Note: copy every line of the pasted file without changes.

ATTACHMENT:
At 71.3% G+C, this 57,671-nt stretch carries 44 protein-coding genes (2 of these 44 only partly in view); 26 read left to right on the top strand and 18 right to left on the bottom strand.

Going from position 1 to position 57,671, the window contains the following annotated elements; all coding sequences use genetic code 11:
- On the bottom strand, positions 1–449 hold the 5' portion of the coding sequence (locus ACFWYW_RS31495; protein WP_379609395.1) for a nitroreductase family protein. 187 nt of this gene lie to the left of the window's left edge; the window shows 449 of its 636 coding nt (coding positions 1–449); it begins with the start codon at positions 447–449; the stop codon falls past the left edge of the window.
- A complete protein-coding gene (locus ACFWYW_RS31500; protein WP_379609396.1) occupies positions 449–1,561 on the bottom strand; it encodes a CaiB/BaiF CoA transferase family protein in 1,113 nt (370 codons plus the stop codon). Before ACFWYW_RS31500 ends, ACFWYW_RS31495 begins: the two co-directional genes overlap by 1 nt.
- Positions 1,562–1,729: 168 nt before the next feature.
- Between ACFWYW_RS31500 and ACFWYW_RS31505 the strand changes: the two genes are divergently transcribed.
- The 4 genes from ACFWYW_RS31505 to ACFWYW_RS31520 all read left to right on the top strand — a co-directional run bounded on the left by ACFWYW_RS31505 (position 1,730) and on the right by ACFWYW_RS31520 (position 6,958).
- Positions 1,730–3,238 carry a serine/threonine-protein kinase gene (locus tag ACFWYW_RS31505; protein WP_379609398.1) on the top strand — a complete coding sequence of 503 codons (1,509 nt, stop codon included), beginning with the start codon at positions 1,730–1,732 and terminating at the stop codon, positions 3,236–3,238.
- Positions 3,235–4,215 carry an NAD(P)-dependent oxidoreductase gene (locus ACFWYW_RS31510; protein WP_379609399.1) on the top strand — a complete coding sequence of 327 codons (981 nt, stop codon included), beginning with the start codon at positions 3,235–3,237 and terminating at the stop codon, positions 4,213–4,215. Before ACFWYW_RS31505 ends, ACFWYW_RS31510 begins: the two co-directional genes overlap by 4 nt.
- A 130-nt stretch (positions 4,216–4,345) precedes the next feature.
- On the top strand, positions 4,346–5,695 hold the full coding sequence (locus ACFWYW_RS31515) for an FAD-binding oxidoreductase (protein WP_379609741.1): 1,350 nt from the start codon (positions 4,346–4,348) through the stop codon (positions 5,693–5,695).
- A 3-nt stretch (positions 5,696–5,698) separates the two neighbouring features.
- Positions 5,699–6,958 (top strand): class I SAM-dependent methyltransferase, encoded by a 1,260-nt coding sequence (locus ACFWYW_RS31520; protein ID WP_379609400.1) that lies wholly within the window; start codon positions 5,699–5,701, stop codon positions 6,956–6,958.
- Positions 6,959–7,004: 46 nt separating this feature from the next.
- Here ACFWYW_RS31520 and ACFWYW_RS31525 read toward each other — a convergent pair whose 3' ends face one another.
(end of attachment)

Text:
At 71.3% G+C, this 57,671-nt stretch carries 44 protein-coding genes (2 of these 44 only partly in view); 26 read left to right on the top strand and 18 right to left on the bottom strand.

Going from position 1 to position 57,671, the window contains the following annotated elements; all coding sequences use genetic code 11:
- On the bottom strand, positions 1–449 hold the 5' portion of the coding sequence (locus ACFWYW_RS31495; protein WP_379609395.1) for a nitroreductase family protein. 187 nt of this gene lie to the left of the window's left edge; the window shows 449 of its 636 coding nt (coding positions 1–449); it begins with the start codon at positions 447–449; the stop codon falls past the left edge of the window.
- A complete protein-coding gene (locus ACFWYW_RS31500; protein WP_379609396.1) occupies positions 449–1,561 on the bottom strand; it encodes a CaiB/BaiF CoA transferase family protein in 1,113 nt (370 codons plus the stop codon). Before ACFWYW_RS31500 ends, ACFWYW_RS31495 begins: the two co-directional genes overlap by 1 nt.
- Positions 1,562–1,729: 168 nt before the next feature.
- Between ACFWYW_RS31500 and ACFWYW_RS31505 the strand changes: the two genes are divergently transcribed.
- The 4 genes from ACFWYW_RS31505 to ACFWYW_RS31520 all read left to right on the top strand — a co-directional run bounded on the left by ACFWYW_RS31505 (position 1,730) and on the right by ACFWYW_RS31520 (position 6,958).
- Positions 1,730–3,238 carry a serine/threonine-protein kinase gene (locus tag ACFWYW_RS31505; protein WP_379609398.1) on the top strand — a complete coding sequence of 503 codons (1,509 nt, stop codon included), beginning with the start codon at positions 1,730–1,732 and terminating at the stop codon, positions 3,236–3,238.
- Positions 3,235–4,215 carry an NAD(P)-dependent oxidoreductase gene (locus ACFWYW_RS31510; protein WP_379609399.1) on the top strand — a complete coding sequence of 327 codons (981 nt, stop codon included), beginning with the start codon at positions 3,235–3,237 and terminating at the stop codon, positions 4,213–4,215. Before ACFWYW_RS31505 ends, ACFWYW_RS31510 begins: the two co-directional genes overlap by 4 nt.
- A 130-nt stretch (positions 4,216–4,345) precedes the next feature.
- On the top strand, positions 4,346–5,695 hold the full coding sequence (locus ACFWYW_RS31515) for an FAD-binding oxidoreductase (protein WP_379609741.1): 1,350 nt from the start codon (positions 4,346–4,348) through the stop codon (positions 5,693–5,695).
- A 3-nt stretch (positions 5,696–5,698) separates the two neighbouring features.
- Positions 5,699–6,958 (top strand): class I SAM-dependent methyltransferase, encoded by a 1,260-nt coding sequence (locus ACFWYW_RS31520; protein ID WP_379609400.1) that lies wholly within the window; start codon positions 5,699–5,701, stop codon positions 6,956–6,958.
- Positions 6,959–7,004: 46 nt separating this feature from the next.
- Here ACFWYW_RS31520 and ACFWYW_RS31525 read toward each other — a convergent pair whose 3' ends face one another.